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C is a general purpose programming language that first appeared in 1972.
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The Overflow Icon The Overflow

Comparing Go vs C in embedded applications

On our episode with Brian Kernighan, I asked him if there were ever a situation in which he would advise you start a new program in C today. His response:

I think probably unless you are in one of these resource-constrained environments, clearly, right upfront, that you’re going to be resource-constrained and the improvement of hardware isn’t gonna rescue you in the next couple of years, I would not start with C. I really wouldn’t. And then it depends what is your application.

As if on queue, StackOverflow blogger Marcin Pasinski has done a comparison between C and Go in the quintessential resource-constrained environment. Oddly enough, no mention of TinyGo in the piece, but otherwise a solid analysis.

Aria Beingessner gankra.github.io

C isn't a programming language anymore

This piece by Aria Beingessner is incredibly relevant to our shipping-this-week episode with Brian Kernighen:

My problem is that C was elevated to a role of prestige and power, its reign so absolute and eternal that it has completely distorted the way we speak to each other. Rust and Swift cannot simply speak their native and comfortable tongues – they must instead wrap themselves in a grotesque simulacra of C’s skin and make their flesh undulate in the same ways it does.

C is the lingua franca of programming. We must all speak C, and therefore C is not just a programming language anymore – it’s a protocol that every general-purpose programming language needs to speak.

And just in case these pull quotes leave you with the impression that Aria is happy about the situation… yeah, nope.

Microsoft github.com

A modern app engine with a nostalgic feel

dos-like is a programming library/framework, kind of like a tiny game engine, for writing games and programs with a similar feel to MS-DOS productions from the early 90s.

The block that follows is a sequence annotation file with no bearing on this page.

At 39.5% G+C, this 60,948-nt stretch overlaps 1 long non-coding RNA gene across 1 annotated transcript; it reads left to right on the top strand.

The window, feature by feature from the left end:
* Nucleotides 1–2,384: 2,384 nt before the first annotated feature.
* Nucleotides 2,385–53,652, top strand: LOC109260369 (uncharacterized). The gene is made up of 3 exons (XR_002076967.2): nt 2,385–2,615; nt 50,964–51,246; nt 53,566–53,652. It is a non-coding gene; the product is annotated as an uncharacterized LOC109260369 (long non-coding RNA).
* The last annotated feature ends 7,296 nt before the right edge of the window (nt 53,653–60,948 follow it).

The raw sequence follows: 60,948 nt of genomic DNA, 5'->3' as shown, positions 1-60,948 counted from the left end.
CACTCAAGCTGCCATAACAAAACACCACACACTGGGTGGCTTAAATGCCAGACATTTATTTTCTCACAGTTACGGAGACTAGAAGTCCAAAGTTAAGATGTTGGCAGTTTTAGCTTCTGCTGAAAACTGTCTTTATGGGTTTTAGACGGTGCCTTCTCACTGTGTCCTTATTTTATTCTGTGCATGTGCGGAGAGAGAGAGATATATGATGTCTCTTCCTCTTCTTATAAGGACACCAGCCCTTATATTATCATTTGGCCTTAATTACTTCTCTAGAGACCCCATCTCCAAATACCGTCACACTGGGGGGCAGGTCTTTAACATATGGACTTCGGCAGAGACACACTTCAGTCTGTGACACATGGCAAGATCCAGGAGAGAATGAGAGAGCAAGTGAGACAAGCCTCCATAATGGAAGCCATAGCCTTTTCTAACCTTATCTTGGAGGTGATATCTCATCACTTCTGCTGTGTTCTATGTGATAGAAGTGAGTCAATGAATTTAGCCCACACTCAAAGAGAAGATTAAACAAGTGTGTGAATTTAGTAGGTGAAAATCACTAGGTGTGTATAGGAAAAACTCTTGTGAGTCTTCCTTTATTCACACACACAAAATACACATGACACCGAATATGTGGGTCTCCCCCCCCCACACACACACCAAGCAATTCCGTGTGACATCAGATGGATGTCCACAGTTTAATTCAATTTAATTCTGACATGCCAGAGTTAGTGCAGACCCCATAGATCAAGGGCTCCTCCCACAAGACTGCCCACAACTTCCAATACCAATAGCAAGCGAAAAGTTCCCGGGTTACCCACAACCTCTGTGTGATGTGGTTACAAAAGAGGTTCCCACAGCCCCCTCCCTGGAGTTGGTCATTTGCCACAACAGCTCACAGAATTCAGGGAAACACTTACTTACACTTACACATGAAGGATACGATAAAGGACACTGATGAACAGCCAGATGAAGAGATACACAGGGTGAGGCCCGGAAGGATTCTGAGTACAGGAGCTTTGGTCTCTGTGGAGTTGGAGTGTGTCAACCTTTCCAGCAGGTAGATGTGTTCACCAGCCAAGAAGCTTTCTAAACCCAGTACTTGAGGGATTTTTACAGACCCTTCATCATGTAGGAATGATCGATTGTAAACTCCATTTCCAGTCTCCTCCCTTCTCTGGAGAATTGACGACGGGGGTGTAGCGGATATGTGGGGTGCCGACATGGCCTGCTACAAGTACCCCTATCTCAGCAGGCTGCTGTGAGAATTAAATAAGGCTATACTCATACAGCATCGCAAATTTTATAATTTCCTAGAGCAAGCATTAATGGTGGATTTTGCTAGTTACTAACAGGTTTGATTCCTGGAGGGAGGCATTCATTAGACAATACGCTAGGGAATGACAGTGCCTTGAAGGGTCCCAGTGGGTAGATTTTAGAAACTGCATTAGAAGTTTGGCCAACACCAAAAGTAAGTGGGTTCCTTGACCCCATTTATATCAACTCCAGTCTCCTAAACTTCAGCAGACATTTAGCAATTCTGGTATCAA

Rather than writing code that would run on a real DOS machine, dos-like is about making programs which run on modern platforms like Windows, Mac and Linux, but which attempts to recreate the look, feel, and sound of old DOS programs.

A modern app engine with a nostalgic feel

Richard Hipp sqlite.org

Richard Hipp's single file webserver written in C

Althttpd is a simple webserver that has run the sqlite.org website since 2004. Althttpd strives for simplicity, security, and low resource usage.

As of 2018, the althttpd instance for sqlite.org answers about 500,000 HTTP requests per day (about 5 or 6 per second) delivering about 50GB of content per day (about 4.6 megabits/second) on a $40/month Linode. The load average on this machine normally stays around 0.1 or 0.2. About 19% of the HTTP requests are CGI to various Fossil source-code repositories.

Richard has a knack for creating simple, high quality tools. When we did our (now legendary) show with him back in 2016, he was quite keen on coming back at some point to discuss Fossil. Should we make that happen?

Ars Technica Icon Ars Technica

“A damn stupid thing to do" (The origins of C)

Ars Technica goes long form for this (abridged) history of the C programming language.

In one form or another, C has influenced the shape of almost every programming language developed since the 1980s. Some languages like C++, C#, and objective C are intended to be direct successors to the language, while other languages have merely adopted and adapted C’s syntax. A programmer conversant in Java, PHP, Ruby, Python or Perl will have little difficulty understanding simple C programs, and in that sense, C may be thought of almost as a lingua franca among programmers.

But C did not emerge fully formed out of thin air as some programming monolith. The story of C begins in England, with a colleague of Alan Turing and a program that played checkers.

If you have some downtime this week[end]… find a comfy spot, a hot drink, and enjoy a history lesson on one of the most influential and still extant programming languages of all times.

C github.com

tic-tac-toe in a single call to printf

This was written for The International Obfuscated C Code Contest 2020 and I have zero idea how it works, but the entirety of the program consists of one call to printf

int main() {
    while(*d) printf(fmt, arg);

While its primary purpose is to serve as The One True Debugger, printf also happens to be Turing complete. (See “Control-Flow Bending: On the Effectiveness of Control-Flow Integrity” where we introduced this in an actual, published, academic paper. The things you can get away with sometimes.)

We ab^H^Huse this fact to implement a the logic of tic-tac-toe entirely within this one printf call (and a call to scanf() to read user input).

The code is beautifully formatted, too.

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